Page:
Omega-3 fatty acids are essential for heart health, brain health and fighting off inflammation—and unfortunately, most of us don’t get enough of them. It’s important to note omega-3 fats are found in three different forms—DHA, EPA and ALA, per the National Institutes of Health (NIH). ALA is most abundant in these plant-based sources, but adequate blood levels of DHA and EPA are more difficult to obtain on a vegan or vegetarian diet.
There are no established recommended amounts for omega-3 fatty acids, except for ALA. According to the (NIH), adult females only need 1.1 grams per day of ALA, while adult males need 1.6 g per day. And while it’s not a lot, getting your omega-3s can be easier said than done if you eat a typical American diet. It can be just as difficult for vegans and vegetarians who avoid fish.
But fish isn’t the only omega-3 claim to fame. This powerhouse nutrient is abundant in several different plants, as well. They will not only boost your omega-3 intake but also deliver dozens of other important nutrients for optimal health. Omnivores may want to incorporate these vegan sources of omega-3 fats into their diets, too!
Pictured Recipe: Vegetarian Sushi Grain Bowl
ALA can be converted into EPA and then into DHA, but conversion rates are less than 15%, according to the NIH. Because of this, you might want to ramp up your intake of omega-3 fats as a vegan or vegetarian to help give your body the nutrition it needs—and these eight foods are here to help.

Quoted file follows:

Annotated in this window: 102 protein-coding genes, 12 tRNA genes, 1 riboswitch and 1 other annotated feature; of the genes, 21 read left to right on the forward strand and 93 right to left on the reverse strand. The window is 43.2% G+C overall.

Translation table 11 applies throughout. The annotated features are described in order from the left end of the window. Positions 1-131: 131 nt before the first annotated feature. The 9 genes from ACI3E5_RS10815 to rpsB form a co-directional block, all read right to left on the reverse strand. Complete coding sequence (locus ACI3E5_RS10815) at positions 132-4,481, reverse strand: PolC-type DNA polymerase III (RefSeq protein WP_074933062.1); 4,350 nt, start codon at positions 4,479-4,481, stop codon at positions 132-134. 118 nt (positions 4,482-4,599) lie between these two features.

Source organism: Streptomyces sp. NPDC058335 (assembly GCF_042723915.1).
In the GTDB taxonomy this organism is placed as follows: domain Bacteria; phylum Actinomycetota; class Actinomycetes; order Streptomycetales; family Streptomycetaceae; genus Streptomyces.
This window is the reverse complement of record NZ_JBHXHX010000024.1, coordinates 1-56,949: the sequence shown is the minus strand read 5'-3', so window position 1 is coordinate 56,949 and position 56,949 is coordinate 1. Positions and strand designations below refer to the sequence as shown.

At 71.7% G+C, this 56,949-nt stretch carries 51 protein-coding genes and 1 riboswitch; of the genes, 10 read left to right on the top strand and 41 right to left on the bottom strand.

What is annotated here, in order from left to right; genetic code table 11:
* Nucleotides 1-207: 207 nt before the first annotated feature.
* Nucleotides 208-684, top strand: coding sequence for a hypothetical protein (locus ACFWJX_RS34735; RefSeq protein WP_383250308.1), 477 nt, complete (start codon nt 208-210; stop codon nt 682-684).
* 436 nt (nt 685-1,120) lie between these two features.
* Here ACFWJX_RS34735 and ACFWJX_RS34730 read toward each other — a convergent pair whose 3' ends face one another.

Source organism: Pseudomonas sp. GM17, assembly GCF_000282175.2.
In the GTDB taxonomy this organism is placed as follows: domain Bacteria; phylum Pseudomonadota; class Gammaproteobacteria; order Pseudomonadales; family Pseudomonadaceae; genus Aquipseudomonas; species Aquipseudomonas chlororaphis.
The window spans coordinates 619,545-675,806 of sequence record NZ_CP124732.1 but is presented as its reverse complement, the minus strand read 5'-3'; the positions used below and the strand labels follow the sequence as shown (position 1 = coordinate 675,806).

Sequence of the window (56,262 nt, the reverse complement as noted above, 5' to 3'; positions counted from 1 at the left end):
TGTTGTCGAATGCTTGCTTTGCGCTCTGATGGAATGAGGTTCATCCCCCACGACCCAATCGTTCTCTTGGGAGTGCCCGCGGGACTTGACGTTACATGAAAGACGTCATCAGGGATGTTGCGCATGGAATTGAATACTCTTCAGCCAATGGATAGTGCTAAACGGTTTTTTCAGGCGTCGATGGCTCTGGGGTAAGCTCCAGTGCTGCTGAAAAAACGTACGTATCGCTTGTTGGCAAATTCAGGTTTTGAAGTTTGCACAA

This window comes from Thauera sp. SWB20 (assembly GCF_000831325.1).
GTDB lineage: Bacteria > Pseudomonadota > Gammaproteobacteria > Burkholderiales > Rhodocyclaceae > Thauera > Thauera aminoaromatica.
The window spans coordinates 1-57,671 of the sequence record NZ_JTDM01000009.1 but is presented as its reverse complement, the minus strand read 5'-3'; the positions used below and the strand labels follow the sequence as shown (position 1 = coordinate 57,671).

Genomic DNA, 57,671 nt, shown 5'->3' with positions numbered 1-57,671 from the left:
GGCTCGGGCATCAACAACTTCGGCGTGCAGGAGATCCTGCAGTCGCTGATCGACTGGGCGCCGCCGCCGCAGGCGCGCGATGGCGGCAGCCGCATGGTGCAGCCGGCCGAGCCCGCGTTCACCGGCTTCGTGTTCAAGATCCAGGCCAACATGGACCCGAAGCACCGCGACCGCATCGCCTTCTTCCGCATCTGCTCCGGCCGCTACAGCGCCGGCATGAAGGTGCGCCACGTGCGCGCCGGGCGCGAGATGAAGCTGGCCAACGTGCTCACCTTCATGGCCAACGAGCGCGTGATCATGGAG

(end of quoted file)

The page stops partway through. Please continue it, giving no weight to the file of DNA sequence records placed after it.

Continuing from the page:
Flax delivers more ALA omega-3 fatty acids than any other known food on the planet, offering more than double the amount of a woman’s daily recommended needs and nearly twice for men in a tablespoon, according to the USDA. A tablespoon of flaxseed oil supplies about 7 g of ALA, per the USDA.
A 2-tablespoon serving of flaxseed has about 4 g of fiber and 2.5 g of protein, according to the USDA. You can buy them whole to use in our Homemade Multi-Seed Crackers or buy them ground (or grind them yourself) to add to your favorite smoothie or morning bowl of oatmeal.
While a variety of nuts are considered superfoods, walnuts just might be one of the best for optimal health. Studies, such as the 2021 review in Critical Reviews in Food Science and Nutrition, have found walnuts lower blood pressure, help us lose weight and maintain a healthy one, help us age better and even boost our gut health.
Just one ounce of walnuts contains 2.5 g of ALA, more than double the daily recommendation for women. You can easily get all the ALA you need in a day by sprinkling some walnuts onto a favorite salad, baking them into brownies and other treats and adding them to your vegetable sides. We love using them in pesto, like in our Chicken & Vegetable Penne with Parsley-Walnut Pesto.
3. Seaweed and Algae
Seaweed, spirulina, nori and chlorella are all forms of algae that are rich in omega-3 fats. These foods are especially important for vegans and some vegetarians to consume because they provide one of the only plant-based sources of EPA and DHA omega-3s.